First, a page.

Heart disease: Dr. Barnes reported in 1976 that when his thyroid deficient patients were properly treated with natural thyroid hormone, it resulted in a 94% protection rate against heart attacks. [2] Moreover, his report was preceded by other reports linking coronary artery disease to thyroid deficiency. In 1895, a group of prominent Austrian physicians removed the thyroid glands from sheep and goats (which rarely get arterial disease). All of the animals subsequently developed severe diffuse arteriosclerosis and heart. [3] To confirm their conclusion, fifteen years later other Austrian physicians removed thyroid glands from sheep and goats but in this group they gave hormone replacement from thyroid extract. None of these animals developed arteriosclerosis. [4]

A 2009 report in Clinical Endocrinology [5] demonstrated that 56 women patients with subclinical hypothyroidism had higher blood pressure, and higher levels of other cardiac disease risk factors than normal, and when supplemented with L-thyroxine for 18 months, their blood pressure, total cholesterol, triglycerides, LDL-cholesterol, lipoprotein (a) and homocysteine levels returned into the normal range.

Kidney disease: In a January 2013 issue of Thyroid, [6] authors reported that chronic kidney disease (CKD) is greatly improved when the subclinical hypothyroid state is treated with thyroid supplementation. They followed 113 subjects with CKD for two years who supplemented with L-thyroxine and measured their eGFR (estimated Glomerular Filtration Rate, the best measurement of kidney function) and found the improvement to be very significant. [7]

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Cancer: One of my mentors is Richard Pooley, M.D., a formerly retired clinical professor of surgery (for 25 years) at New York Medical College and senior cardiothoracic attending surgeon at Westchester Medical Center in New York. Dr. Pooley returned to practice four years ago because he has found so much success reversing diseases by using the hormone balancing/targeted nutrition techniques of Dr. Broda Barnes and his endocrine colleagues. Dr. Pooley explains, “An optimally-functioning immune system is absolutely dependent upon adequate amounts of thyroid hormone and, I might add, cortisol as well. Thyroid deficient people always have depressed immune systems, which often results in a greater susceptibility to infections, as well as an increased mortality from them. But, a healthy immune system is also necessary to recover from any non-infectious degenerative disease like cancer.” [8] Dr. Pooley also told me about the work of Dr. Samuel Schwartz in 1977 that followed the incidence of cancer in 74 of his thyroid deficient patients over a period of 15 – 46 years. Of those who received at least 2 grains of natural desiccated thyroid hormone (31 total patients) only one person developed cancer (incidence of 3.2%) while of those who received no treatment (43 total patients) there were 32 cases of cancer (incidence of 74.4%). This appears to represent a 95% protection from all cancers in the properly-treated thyroid deficient group!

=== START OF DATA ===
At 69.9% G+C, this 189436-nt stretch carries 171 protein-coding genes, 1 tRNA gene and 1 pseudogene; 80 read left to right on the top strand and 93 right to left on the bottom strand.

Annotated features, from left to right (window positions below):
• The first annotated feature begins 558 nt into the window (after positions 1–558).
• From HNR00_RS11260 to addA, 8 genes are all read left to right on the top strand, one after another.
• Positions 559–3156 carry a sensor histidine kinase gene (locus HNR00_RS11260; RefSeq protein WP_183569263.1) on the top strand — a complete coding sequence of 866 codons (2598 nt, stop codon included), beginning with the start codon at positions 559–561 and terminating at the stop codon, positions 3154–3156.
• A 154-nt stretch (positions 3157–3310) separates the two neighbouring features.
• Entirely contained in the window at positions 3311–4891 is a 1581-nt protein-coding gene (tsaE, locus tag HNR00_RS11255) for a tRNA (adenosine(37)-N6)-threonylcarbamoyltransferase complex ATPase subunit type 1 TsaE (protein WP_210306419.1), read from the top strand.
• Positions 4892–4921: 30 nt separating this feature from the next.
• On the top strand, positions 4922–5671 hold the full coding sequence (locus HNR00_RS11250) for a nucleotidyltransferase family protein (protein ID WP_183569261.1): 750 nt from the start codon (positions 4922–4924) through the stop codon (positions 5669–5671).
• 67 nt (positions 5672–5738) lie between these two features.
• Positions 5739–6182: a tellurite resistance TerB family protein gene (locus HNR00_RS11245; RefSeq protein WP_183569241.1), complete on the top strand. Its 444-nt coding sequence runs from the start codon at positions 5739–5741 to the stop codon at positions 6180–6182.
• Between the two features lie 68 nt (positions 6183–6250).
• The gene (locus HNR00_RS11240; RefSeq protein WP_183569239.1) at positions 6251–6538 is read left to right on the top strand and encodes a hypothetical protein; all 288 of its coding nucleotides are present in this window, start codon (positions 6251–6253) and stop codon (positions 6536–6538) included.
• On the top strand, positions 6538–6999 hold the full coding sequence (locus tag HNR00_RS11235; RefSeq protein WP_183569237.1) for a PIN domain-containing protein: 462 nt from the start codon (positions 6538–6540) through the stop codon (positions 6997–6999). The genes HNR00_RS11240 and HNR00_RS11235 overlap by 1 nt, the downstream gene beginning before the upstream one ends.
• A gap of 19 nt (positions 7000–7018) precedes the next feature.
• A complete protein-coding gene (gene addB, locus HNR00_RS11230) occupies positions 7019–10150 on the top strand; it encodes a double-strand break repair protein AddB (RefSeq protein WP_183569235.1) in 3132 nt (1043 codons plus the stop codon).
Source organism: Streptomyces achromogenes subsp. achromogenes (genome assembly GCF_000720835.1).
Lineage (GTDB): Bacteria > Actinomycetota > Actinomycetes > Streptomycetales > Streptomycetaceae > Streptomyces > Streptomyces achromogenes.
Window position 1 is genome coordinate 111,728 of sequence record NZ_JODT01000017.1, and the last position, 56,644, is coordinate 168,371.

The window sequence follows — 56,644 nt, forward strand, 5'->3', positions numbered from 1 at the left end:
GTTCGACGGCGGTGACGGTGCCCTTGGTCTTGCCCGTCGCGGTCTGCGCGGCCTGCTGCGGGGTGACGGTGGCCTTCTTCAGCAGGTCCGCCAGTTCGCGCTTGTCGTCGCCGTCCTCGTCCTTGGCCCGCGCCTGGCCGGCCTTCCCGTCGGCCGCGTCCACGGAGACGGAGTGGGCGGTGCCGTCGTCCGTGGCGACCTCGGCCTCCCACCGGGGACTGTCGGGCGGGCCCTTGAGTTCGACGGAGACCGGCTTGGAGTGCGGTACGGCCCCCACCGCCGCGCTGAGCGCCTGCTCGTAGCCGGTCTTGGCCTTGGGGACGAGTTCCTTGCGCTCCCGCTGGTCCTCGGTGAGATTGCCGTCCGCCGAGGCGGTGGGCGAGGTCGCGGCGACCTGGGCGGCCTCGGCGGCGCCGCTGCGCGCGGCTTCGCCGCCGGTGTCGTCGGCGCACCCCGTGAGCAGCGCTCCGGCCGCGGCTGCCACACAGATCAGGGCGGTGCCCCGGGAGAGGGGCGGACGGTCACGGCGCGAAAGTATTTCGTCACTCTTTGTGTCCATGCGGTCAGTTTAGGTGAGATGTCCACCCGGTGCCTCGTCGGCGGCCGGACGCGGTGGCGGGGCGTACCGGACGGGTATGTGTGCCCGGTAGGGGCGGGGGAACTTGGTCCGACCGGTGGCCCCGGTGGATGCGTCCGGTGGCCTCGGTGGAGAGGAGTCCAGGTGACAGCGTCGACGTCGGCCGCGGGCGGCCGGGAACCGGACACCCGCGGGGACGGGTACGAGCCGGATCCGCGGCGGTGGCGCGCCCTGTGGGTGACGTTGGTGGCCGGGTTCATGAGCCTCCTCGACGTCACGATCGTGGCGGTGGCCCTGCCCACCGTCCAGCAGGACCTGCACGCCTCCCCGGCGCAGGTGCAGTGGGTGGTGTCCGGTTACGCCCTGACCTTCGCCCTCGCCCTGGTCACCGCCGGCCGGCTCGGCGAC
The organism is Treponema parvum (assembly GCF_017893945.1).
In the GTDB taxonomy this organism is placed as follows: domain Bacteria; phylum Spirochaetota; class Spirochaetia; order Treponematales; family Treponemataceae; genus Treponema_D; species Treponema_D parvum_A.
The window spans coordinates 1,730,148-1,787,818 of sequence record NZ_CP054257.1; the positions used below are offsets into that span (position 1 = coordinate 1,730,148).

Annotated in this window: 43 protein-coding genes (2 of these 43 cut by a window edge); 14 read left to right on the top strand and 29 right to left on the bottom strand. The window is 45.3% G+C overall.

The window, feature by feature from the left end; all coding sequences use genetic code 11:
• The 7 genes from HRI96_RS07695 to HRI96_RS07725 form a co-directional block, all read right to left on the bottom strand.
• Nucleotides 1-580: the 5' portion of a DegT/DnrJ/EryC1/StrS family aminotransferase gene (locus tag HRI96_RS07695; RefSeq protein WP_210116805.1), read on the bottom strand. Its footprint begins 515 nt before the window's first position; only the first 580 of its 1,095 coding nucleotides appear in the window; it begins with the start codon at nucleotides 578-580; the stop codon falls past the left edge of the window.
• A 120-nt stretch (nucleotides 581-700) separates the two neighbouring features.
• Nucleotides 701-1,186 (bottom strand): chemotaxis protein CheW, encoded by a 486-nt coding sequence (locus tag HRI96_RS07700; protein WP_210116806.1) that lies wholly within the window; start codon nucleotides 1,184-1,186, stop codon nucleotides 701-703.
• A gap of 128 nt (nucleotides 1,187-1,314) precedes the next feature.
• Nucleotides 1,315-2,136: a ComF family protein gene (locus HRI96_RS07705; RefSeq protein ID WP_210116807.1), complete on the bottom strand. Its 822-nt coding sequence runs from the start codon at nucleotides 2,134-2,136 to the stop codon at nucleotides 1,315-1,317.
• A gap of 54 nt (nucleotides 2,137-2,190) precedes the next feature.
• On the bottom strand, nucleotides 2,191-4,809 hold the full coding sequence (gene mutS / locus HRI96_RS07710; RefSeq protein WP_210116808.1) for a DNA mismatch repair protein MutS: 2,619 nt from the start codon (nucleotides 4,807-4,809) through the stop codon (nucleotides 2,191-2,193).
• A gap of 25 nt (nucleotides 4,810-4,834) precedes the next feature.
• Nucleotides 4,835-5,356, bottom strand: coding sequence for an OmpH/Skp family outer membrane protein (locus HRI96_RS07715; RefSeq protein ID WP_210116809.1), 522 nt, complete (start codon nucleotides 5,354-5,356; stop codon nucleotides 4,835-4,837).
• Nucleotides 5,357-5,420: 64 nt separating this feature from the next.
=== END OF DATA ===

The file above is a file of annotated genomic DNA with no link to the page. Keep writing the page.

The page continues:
Autoimmune diseases: According to the clinical experience of Dr. Pooley, even autoimmune diseases (i.e. Hashimoto’s thyroiditis, rheumatoid arthritis, systemic lupus erythematosus, ulcerative colitis, Crohn’s disease, etc.) improve much better when physiological replacement doses of natural thyroid hormone and cortisol (when clinically indicated) are used.

In my next article I’ll show you what’s behind the high prevalence of low thyroid function. I’ll also discuss why conventional medicine blood tests may fail to detect low thyroid function and how you can test for it at home for free.

To feeling good with optimal health,

source: Easyhealthoptions